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GIVE IT OIL !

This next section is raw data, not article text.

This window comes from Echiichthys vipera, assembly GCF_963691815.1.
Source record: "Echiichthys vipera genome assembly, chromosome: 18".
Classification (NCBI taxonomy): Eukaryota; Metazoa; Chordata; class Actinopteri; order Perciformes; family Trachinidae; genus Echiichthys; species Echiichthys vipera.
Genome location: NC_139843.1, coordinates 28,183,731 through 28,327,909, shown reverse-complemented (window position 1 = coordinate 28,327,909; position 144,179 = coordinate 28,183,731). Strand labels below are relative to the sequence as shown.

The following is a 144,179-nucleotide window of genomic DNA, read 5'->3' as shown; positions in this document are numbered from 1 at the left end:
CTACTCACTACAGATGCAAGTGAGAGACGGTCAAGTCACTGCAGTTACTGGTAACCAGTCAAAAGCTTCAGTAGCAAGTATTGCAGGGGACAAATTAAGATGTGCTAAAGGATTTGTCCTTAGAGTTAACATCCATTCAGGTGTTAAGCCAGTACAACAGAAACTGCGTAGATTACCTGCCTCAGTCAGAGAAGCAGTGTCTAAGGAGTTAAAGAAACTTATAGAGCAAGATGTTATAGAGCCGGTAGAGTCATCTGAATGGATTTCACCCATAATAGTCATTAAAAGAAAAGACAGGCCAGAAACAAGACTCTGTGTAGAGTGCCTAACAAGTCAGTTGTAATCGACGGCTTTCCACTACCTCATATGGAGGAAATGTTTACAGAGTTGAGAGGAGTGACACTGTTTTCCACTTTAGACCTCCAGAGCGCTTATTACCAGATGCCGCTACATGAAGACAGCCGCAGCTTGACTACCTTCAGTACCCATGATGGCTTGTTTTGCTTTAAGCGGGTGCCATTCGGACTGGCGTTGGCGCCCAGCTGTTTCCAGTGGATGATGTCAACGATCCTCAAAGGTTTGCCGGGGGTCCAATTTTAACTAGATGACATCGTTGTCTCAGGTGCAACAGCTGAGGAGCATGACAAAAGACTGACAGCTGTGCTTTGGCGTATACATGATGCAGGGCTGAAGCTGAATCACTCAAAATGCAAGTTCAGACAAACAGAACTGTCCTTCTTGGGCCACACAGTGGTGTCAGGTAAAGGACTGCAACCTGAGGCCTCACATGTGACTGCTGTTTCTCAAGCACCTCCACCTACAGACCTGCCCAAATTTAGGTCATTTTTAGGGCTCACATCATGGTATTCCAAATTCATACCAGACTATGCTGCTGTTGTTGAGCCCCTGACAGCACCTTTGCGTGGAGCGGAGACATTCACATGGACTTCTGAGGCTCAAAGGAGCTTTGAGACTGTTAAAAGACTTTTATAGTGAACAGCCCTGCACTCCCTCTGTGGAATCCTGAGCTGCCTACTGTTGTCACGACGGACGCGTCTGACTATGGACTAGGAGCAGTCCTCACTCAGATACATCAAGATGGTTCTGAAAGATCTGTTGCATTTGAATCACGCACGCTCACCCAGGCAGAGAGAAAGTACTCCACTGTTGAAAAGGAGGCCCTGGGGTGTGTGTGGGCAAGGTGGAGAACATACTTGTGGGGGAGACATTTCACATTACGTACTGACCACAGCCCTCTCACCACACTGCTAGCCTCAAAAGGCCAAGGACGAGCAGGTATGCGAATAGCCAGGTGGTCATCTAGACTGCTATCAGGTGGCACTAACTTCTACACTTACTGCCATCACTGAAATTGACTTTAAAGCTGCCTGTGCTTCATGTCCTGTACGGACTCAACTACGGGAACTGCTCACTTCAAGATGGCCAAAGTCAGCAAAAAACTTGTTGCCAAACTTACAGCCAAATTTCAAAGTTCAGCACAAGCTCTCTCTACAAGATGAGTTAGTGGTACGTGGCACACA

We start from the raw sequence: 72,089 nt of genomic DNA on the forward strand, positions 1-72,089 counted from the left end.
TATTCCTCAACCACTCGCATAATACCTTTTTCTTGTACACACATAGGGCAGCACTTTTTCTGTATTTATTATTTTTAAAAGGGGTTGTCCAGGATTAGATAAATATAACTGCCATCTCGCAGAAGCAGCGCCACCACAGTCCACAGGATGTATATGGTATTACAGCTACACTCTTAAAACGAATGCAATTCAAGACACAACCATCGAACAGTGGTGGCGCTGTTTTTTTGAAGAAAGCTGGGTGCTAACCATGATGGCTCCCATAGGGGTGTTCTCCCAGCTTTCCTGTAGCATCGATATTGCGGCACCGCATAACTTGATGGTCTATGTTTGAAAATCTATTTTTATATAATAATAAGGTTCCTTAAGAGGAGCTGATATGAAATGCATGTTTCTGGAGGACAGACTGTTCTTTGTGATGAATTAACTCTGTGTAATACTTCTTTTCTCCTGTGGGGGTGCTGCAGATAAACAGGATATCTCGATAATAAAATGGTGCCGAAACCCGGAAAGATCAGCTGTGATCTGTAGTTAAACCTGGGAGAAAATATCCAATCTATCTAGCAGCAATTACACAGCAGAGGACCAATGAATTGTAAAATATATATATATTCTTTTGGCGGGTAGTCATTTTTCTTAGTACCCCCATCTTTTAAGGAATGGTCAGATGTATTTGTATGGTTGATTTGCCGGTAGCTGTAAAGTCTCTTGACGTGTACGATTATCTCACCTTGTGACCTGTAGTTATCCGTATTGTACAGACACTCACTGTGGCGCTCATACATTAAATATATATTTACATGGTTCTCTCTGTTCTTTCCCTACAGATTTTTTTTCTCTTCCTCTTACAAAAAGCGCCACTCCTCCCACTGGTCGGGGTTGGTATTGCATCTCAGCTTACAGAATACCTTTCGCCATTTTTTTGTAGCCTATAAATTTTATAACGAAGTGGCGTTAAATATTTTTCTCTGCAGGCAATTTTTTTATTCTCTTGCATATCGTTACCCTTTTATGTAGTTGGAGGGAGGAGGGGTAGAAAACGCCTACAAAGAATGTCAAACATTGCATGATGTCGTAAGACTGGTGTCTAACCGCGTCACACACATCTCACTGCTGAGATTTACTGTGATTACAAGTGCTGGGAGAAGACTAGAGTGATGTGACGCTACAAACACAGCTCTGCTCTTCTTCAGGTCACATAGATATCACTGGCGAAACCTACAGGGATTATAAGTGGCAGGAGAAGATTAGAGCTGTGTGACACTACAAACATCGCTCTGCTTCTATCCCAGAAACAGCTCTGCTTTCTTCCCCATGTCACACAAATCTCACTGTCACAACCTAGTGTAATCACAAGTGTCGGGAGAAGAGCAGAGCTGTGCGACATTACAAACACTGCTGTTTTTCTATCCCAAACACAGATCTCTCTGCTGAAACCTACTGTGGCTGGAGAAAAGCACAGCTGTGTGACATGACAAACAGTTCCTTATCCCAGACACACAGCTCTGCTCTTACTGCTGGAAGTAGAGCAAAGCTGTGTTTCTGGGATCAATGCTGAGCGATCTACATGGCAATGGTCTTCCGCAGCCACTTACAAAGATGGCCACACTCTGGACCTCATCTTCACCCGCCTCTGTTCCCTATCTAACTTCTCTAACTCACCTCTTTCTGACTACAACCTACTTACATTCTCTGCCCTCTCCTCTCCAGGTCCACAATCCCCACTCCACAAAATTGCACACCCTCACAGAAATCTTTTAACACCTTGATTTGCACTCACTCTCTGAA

An engine is oiled a number of times daily, and "rests" half of every 24 hours. Your watch runs day and night, con tinuously; but when was IT last oiled? The deli cate pivots may be grind ing away on dry jewels. (a:ln yio aff' -' l ruilln -our 1 310'S lh,8 it s' of ' 1T\) ilns \\waltch if it t ,sn'tI h, fl iitiw If ytilr wiath is of tiy it' (' 0111, oi yII 'M t[a'l'ls ('till Ill;I]t't it l 7: i 1 f Florence Hotel Block TnE BIG GROCERY 129 West Cedar. Bell 98. Phones Ind. 544 CRETANA FLOUR Our Leader. Put It to Work Open a savings tccotlnt with the motne. y p hv\' arolllld the holue . Y"ul will have it where it is safe and earlling 3% Interest The First National Bank Missoula, Montana COMBINED RESOURCES $2,000,000 Garden City Auto Repair Shop 107 Pattee Street The best equipped shop in western Montana. Light bt.ubing and ai uti uo, ile re pairing and overhauling, S. G. CHAFFEY, Mngr. THOMPSON'S WHITE LEGHORNS "Best Laying Strain on Earth" No more .alhy chicks until May 1. More s.ild than I can hatch by that tine. Plenty of Eggs Single Stting (15 eggs)---$1.50. 100 l:..s for $7.00. Tylar B. Thompson J. W. LISTER Stationery, Blank Books and Office Supplies. 114 East Main Street. Rowland, the Jeweler Watches, Diamonds, Jewelry Special Attention Given to FINE WATCH REPAIRING 114 East Mian ,iTt, F. A. Mix & Sons GROCERS Wood, Hay, Grain and Provisions Take Your Prescription to Smith's Drug Stores Agents for Eastman Kodaks Koken's Barber Supplies HENLEY, EIGEMAN & CO. GROCERS 115 Higgins Avenue Bell Phone l7; Ind. Phonne 474 The Best of Everything in the Market Investigate The Kohler & Campbell Ten-Home Club offer, $375.00 Pianos $242.50. Qrvis Music House LAI This early-rising business looks very fine in print-the robins' morning chorus and Aurora's MORNING rosy tint; and there's THOUGHTS the ancient maxim of of the early bird and worm-the early Ibird got breakfast, ,but the \\-ormn got just a squirm; when I think of rising early, I a'ways hesl tate-fur I might miss thet bird's good luckt and share the wormn's sad fate; to view\ the sunrise beauty I stead fastly refuse; I'd rather add another holr to nmy early-morning snooze; and, of all lth morning colors, the ones that I like most are tlh white lnd gold of '\two poachled eggs upon i! piece of toanst; I care not for the bIlushing morn, its sky suffused with link: the pleasant ldreamnis of morn ing naps are better far, I think; the hullh that made the early wormn from his seclusion cre'p. was surely wrong ail he'd 111 ten safei if he had stayed asleep; so lsti, by early rising. I meet 'with dire mishap. I'll just stick to my tabit of an (aelly m(orning nap. It was :t whitle All Fools landscape whicll gree'ted v\sterday morning's ea rly risers tand the EARLY snout, was not coll; It I- EEDS was merely a little white April shower and it was a good thin;r for the grass. ''here is ithe spring philosophy of pens in April that isn't tparticulattrly pleasantn is 'good 1for tIe grass" andi that takes off the curs.. Biut that April snow yesterday mornlng really did nmake thl' grass grow green. And there \\(ere nlyraids of robins; they didn't Illilld the snow but they rus tled industriously for the worms whlich the varmil hlanket had lured froll snug retreats beneatlh the sod. 1:'very grass plat .5'sttirdy morning lhad its flock of robiins and every rob In had his \'lortl -seetningly eatch had hIt'll hatving It glold manlly worlms, for (hevy w\ere the fattest April robins nlllybodlly ever swl\t. It was fun to walk along the residence strcets and see the circus. The antics of those rolins made fIne forget tlhe snlt\. The white morning coulld noIt dlisguise the fact thtllt spring .\las here. Judge VWillis of Plains came in with the snolwstollrll but he didn't come frotl Plains. In ex GOING Il;anaionll of his heavy HOME overcnat and his gen erally dejected air, the judge said he had ,been in Butte for setve\ltlral lays and that, yesterday mllolrning, lie left foulr inches of SItow there and mollre coming. "That's why I have the ovetrcoat," said h,. "I illt going IhoII to Plains as fast as I can get therie atndl then I will have a chlltnce tol' sh'ld it, for I know there's no w\\inter left down in God's coun try. This isn't so had here, but it's not in it with Plains weather. When I get warmn fro(t1 my Butte xpetri n1e., 1'11 lbe able to stand straight and take a long 1britlh; nowa I an all rimlpedl utp and I don't dare lbreatlhe heavily for my lungs arc fr.zen. I'll h 've I to wait here for i train, but lnll going home lts soon as thavre re tIIny cL.ars goin)ig fhiat way." mouintaiith nine liat night for ai brilt business visit. Mr. DOWN t'reenilan says l\\ don't S REAM know what spring is in Missoulah. Iron .ilt olunll taiii gulch is tile original homllte io riily sI rillrlg: Ithe 111 s (un l ts ill there, \, 11ll ti ti hbright - W\hen it i i Si ll(i ait a:ill: ti'he in dl d I of tlthe co binal tion, hlo vert', has beel the long ono lately 'll thiren is 1idl is the visible sign oil tlhe V'Irnil season. "Mleisured by i1iiiii," said I "Mr. 'lee' nian liast night, "vi have the great st lt l ii of slping to the mie that can oie ifound in hMon ti anld \Ve ight (exted our juris diction a it't. hut things are lookinug filt , iiliil ito' llll i al ioal i i 111 t tlh t 'V'O .shllt have i il I li' othier acu. oultpaul 111 .is of bef.ii - lore hlt g." l , l, o II;i " Dori, \ho is hell r inn lm h.r- I hI t0 . is n io leading l niii with ithe I Atiii \Vistlon HARWOOD siuotk tcominoiout , pIlating IN LEADS in reIl terltr in tlelling a:1 i ;11t other cit.is ilo thi \V;.i oilih ii to circuit. .\ti tff'icil 11grlin of t" hlii till l a theatler illnt vli lifhlig u 't, rte ivc i Id bero lel a t slliightl ho.rs l \i r i iodi's5 portrait o11 the I r1..f t c tote ulli givlls ill iiiii higi t Ilet in the i ast of chl aracters. 'l'it .\t s siolt;i lily is ulltkinlg gltood, I tc rding heredi her i, tinld her hulshnt , c. J. Lionel, is yet payilg hIeavie in iher sI lupli llu't. T'i lIlrii oo 's o t Missoulal ii in osthe newl's it his coitltinul d suIe ins> is plusnilng, FORMER RESIDENT DIES IN PORiLAND NeIs has ,, noti to Missoula of the d llith in iorthitril. iro., ltast Sunday of Fritz Reih, whii was for 15 years a well knonvi and highly esteemed resident of 'Missoula. 'ir. Itoeih had it ranch lit, errant creek until two years .ie in Sptolikane. AMERICANS SEE THE POPE. - homT, April 1.--Pope Pius today held an imutolrtant attudien-e, tt which niny pirolminent Amnericans were pre Ssented by Mgr. Thomas F. Kennedy, SI rector of the American college in Romne. The pope appeared to be in good health. FOR PALE CHILIREN For weak and puny children, dis posed to catch cold easily, we. recom mend the use of Rexall Wine of Cod Liver Extract. You don't have to coax the child to take it, because It does not have the disagreeable taste of ordinary cod liver preparations. At the same time, it contains thos/ re copstructive properties of the fresh Norwegian cod livers so generally recognized by physicians as valuable in the treatment of all who are dis posed to be weak, anaemic and run down, or who are liable to catch cold easily. For more quickly bringing about the recovery of convalescents recovering from weak and wasting diseases-for strengthening the system and building up the weight-and as a tonic and strength builder for old people, specially those, with feeble di gestive powers, we recommend the use of Rexall Wine of Cod Liver Extract and back its recommendation with the positive, guarantee 'that if you do not find it of assistance in building your strength and weight, if you do not find it entirely satisfactory in every way-your money back. Price, $1. Sold in this community only at our store-The Rexall. Store-Missoula l)rug Co. MOOTED QUESTION ANSWERED EVANGELIST DISCUSSES "WHAT IS SIN AGAINST THE HOLY SPIRIT." The central topic of the service last evening at the Abberley meetings at the Christian church was the much mooted question, "What Is the Sin Against the Holy Spirit?" The dis cussion held the closest attention of a crowded house of people for nearly an hoo'. It was an hour rich in religious instruction and uplift. In preparation for the message of the evangelist, Mr. Ridenour led a stirring service of song and J. D. W\ood directed the large au dience in a fervent prayer. At the close of the sermon the gospel invi tation was responded to in regular apostolic manner. Then came the an swering of the questions, many of which created great interest. The service closed with a beautifully illus trated solo, 'Where Is My Wandering tBoy Tonight" Altogether the meeting was a great fellowship in things moral and spiritual. In expounding his subject, Mr. Ab berley defined the sin against the Holy Spirit as the "persistent rejection of the truth revealed by the Holy Spirit through the gospel of the divine Savior of men." -le who out of a maliciously wicked heart blashphemes the spirit of (God andl stubbornly continues in sin has rejected every means of GCod's grace and refused salavation by liar ring the only door by which the truth can enter his soul. The unpardonable sin Is not arbitrarily fixed by God but the natural consequence of human na ture. The Holy Spirit came as the advocate of Christ on the day of Pente cost after the death of Jesus, and in spired the apostles to declare the truth of ('hrist to the world. He who re jects C'hrist rejects the only possibility rif hunman redenmption. This sin culmi nates in a state of mind and heart, and it is this state that is to be especially depliored. It mieans that men and women are so hardened against the truth that they no longer have the de sire to see the light." Mr. Ridenour will give as his special selection tonight the famous old hymn, "Jesus Lover of My Soul," explained and enforced by 10 artistic stereopticon slides. The evangelist's theme will be "Saul of Tarsus, or the Conversion of an Infidel." The time of the meeting will be 7:45 o'clock. The written lues thons will be kindly rgcei\ved and an swered with care and courtesy. OFFICIALS FILE BONDS. llelena, April 1.--(Special.)-Recent Sappllinted state officials took the atlh ,f office and filed their bonds to lay as follows: Register of state unilds, Sidney Miller, IHleena; state onnlllissioneri, (hGeorge M. Itloutz, Kalis ill; secretary of the state highway unmmission, George It. Meelen of DIil on; traveling parole commOissioner, J.. :. Clifford of, Anaconda; dairy coi-ll Iissiinl(r, Arthulr GU. Scholes of Tow\n ;end. Frat fifteen-cent smrnoke, five cents. --Adv. Vegetables You Can Get in a Can Asparagus Tilps ............................30 A sparagus ..................... .............. 3 5 Baby Beets ...................................25 4 C ut B eans ....................................15 g Gold W ax Beans .......................... 25 Kidney Beans ..........................2..O Sm all Lim as .............................. 204 Fancy Stringless ........................254 Refugee Beans .............................15¢ Eastern Tomatoes ......................20¢ Small Can Tomatoes .................15 Wisconsin Corn, 2 for ..............25 Succotash ................. ....................2 0 4 Okra ............................................... 25 Sweet Potatoes ...........................204 Pum pkin ......................................... 15 40 Spinach ...... ....................................254 Kraut ........................ .................15 Peas, 2 for ...............................25. Early June Peas ............................204' T iny Sifted ................................... 2 5 0 Utah Tomatoes, 2 for ..................25 Pimentos ....................254 and 154 H om iny ...........................................1 5 4 Maine Corn ..................................24) All first-class canned goods are put up in the most sanitary man ner, cooked with steam, sterilized; packed from selected vegetables taken fresh from the fields. Clean, pure, good flavor, cheap. This is "National Canned Goods" week. One can extra with every t2 this week. PI . Our Clearance Sale r Use Pianos is now going full blast: and we are offering the greatest values in used pianos you ever heard of. The Ludwig piano we offer at $175 is a beauty, and $;300 is easily worth $250. RaNow The practice piano we offer at $98 is worth twice 0$98 that amount, and we will allow full credit in exchange $5Monthly on a new piano at any time up to two years. This ap plies to every piano included in this sale. Each instrument is guaranteed to give satisfaction and our terms of paymentt are the easiest ever. e450 Every piano in this sale is a positive snap, and if Ludwig you want a good piano at a low price we advise you to Now come in today before the best bargains are taken. $6Monthly We rarely have on hand a USED 88-note player piano, but the one we offer has been rented three months and we do not want to have a single used piano on hand when our new stock arrives next week. $750 Play. er Piano Now SPECIAL o535 TO OUT-OF-TOWN CUSTOMERS Monthly We pay car fare to 100 miles if you come to' Missoula and buy a piano at this sale. Iloyt-Dickenson Piano Co. 36rion 223 Higgins Avenue Now $168 $6 Monthly LARGE EGG IS LAID BY AMPIIBIAN ACCORDING TO J. BROWN ALLI GATOR DEPOSITS FRUIT IN HIS CAGE AT STATION. "hie alligator has laid an egg!" Thus phrieked J: aIIws Irown, the geni ial cherk in the trainumaster's office, Iyesterday imorn.n . .:tickly the news spread. l'lm lell to end and frolt cellar to garrelt f thi' huge Northern Pactific station it I,'aveled by the wireless o(f s.lhtir, ean passage through which nt,.ws if great events travel faster thall t,,, humlan mind can think. Soon they camlle in l!oves; trainmen of all kinds and tdicription fought with each other to getl up the steps to Jin's office. The' ii nal one, htIw ever, alnnul ncldlll that the boys ciuill see the egg if tlhey o desired, iut they must co,.tlt nlt ltlre than two at a time and \\ith ilo t, ise whatever. The boyus thien fix ,1 it utp amotng themselves as to \\~ih should go to view the egg. This tarted a steady istream of trainimen hich continued all day. Everyone \\is "Just crazy" to see that alligator B.. Irown cau tionl all ielllllers that they ltust not say a word while in hie. room with the alligator, and also that they must walk very quietly as alligators, ac cording to the hbootk which Jim had purchased on the siubicet of "Anima lus Alligatorlim." ha:le a way of breaking now laid cv ,, if they think thelllselves in any dlnlger. The railroaders w\ere good sports, they didn't want to i,.t the egg brok en berause Brown prised it so high ly. They kept muit and app:roached the sacred boix on till-too. None of theml saw tIn egg. IBrown explained that they had made too muleh noise Iand the animal ,was laying on the egg to hide it. Each manu who came and couldn't see the t.gt: said he would come again and Ih, more careful. As each -person went out past Jim's desk, Jim whanked the office stamp on a blank piece of paper and present ed it to the disappointed sightseer. T'he stamp left this impression in a circle on the paper Jim gave out: "Northern Pacific R. R., trainmaster's office, .Ypril 1st." None of those who calame to gaze remained to pray. Northern Pacific and Milwaukee trains are still somewhat off sched ule, due to the floods near Glendive and Billings. It was not known in the lnal offices of either company last night jui.t when conditions in eastern Montana will becnme normal. The n'loods and wahllouts are larger than it was at first suqppscd by the local officials. No loss of life has been reported, hut the property damage, es pecially that of the railroads, is heavy. (G. A. Goodell, general manager of the Northern Pacific, returned to Mis soula from Helena yesterday on his way to St. Regis. A hurried inspec tion of the line from here to Para dise was made and the general man ager returned to Missoula late last night. He will .go east today. THE WEATHER Yesterday was a rotten day for the pedestrian, but fine for the farmer. The -wet snow that fell in the morn ing is just the thing to make crops. If we can just get a little sunshine for a time spring will show itielf. ]aster hate and feathers have not had a fair chance to expose them selves yet, but cheer up, the summer may be long. The official figures show a rise in temperature. tHere they are: IMaximum .............................. 41 Minimum ............................ 32 At 6 A. M. Thermometer .................... 34 riarometer .........,................ 5.63 At 6 P. M. Thermometer .................... 41 Barometer ......................... 26.58 Wind from" the southwest; pprecipita tion, .10. . 1 'Choice Spring Lamb ___ Now at its best, prime, sweet and juicy. We have purchased the very best in the country for the' spring trade. One order always demands another. Phone us 'our orders. Koopmann & Wissbrod 115 WEST MAIN STREET -<_ Bell 3 Phone 15 Ind. Phone 471 Anything You Want of the quality you want, In the quantity-you require, is our offer in meats and poultry. Another offer we propose is careful han dling, cutting and delivery. Still another, lowest selling price the market will warrant. With such a combination, proved by years of square dealing, ought'we not to have your trade? UNION MARKET 130-132 Higgins Avenue Bell Phone 117 Ind, phone 431 MORTON IMPROVES. New York, April 1.-Improvement In the condition of Levi P. Morton, former vice president of the United States, which followed what was re ported to be an alarming sinking spell yesterday, was maintained today. "Somewhat more favorable," was the report of his physicians today, and It was said his condition was un changed tonight. WELSH MINERS QUIT. Cardiff, Wales, April 1.-Over 50, 000 miners In South Wales handed In a nmonth's notice today to quit their employment as a protest against the engagement in the mines of .. non hnlon workmen. SPECIALISTS 1NI Picture Framing 400 Different Mouldings L' atest Patterns Lowest Pricea Simons Paint and Paper ouse BREAD Have you tried Jones' wrapped bread? Fresh every day. The only sanitary method of handling :bread known. All kinds of cakes on hand, and special orders made on request. ROYAL BAKERY Wholesale and Retail Ind. 1687 531 8. Higgins Bell 415